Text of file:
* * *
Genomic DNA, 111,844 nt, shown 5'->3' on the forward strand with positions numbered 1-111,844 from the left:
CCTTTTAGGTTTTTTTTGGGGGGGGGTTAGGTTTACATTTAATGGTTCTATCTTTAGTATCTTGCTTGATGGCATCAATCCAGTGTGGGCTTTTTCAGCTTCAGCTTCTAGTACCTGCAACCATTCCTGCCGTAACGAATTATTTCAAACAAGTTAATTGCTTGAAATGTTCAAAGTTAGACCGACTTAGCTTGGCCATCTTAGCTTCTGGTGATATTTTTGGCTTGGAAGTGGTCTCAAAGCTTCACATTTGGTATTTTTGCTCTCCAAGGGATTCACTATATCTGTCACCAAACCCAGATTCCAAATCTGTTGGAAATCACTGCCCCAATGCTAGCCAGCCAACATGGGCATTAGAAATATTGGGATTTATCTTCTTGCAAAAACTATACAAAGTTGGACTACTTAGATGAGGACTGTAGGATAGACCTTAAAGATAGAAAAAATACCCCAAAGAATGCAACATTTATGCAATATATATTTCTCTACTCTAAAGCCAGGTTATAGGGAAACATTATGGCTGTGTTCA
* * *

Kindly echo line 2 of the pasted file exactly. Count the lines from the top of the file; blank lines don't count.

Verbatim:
CCTTTTAGGTTTTTTTTGGGGGGGGGTTAGGTTTACATTTAATGGTTCTATCTTTAGTATCTTGCTTGATGGCATCAATCCAGTGTGGGCTTTTTCAGCTTCAGCTTCTAGTACCTGCAACCATTCCTGCCGTAACGAATTATTTCAAACAAGTTAATTGCTTGAAATGTTCAAAGTTAGACCGACTTAGCTTGGCCATCTTAGCTTCTGGTGATATTTTTGGCTTGGAAGTGGTCTCAAAGCTTCACATTTGGTATTTTTGCTCTCCAAGGGATTCACTATATCTGTCACCAAACCCAGATTCCAAATCTGTTGGAAATCACTGCCCCAATGCTAGCCAGCCAACATGGGCATTAGAAATATTGGGATTTATCTTCTTGCAAAAACTATACAAAGTTGGACTACTTAGATGAGGACTGTAGGATAGACCTTAAAGATAGAAAAAATACCCCAAAGAATGCAACATTTATGCAATATATATTTCTCTACTCTAAAGCCAGGTTATAGGGAAACATTATGGCTGTGTTCA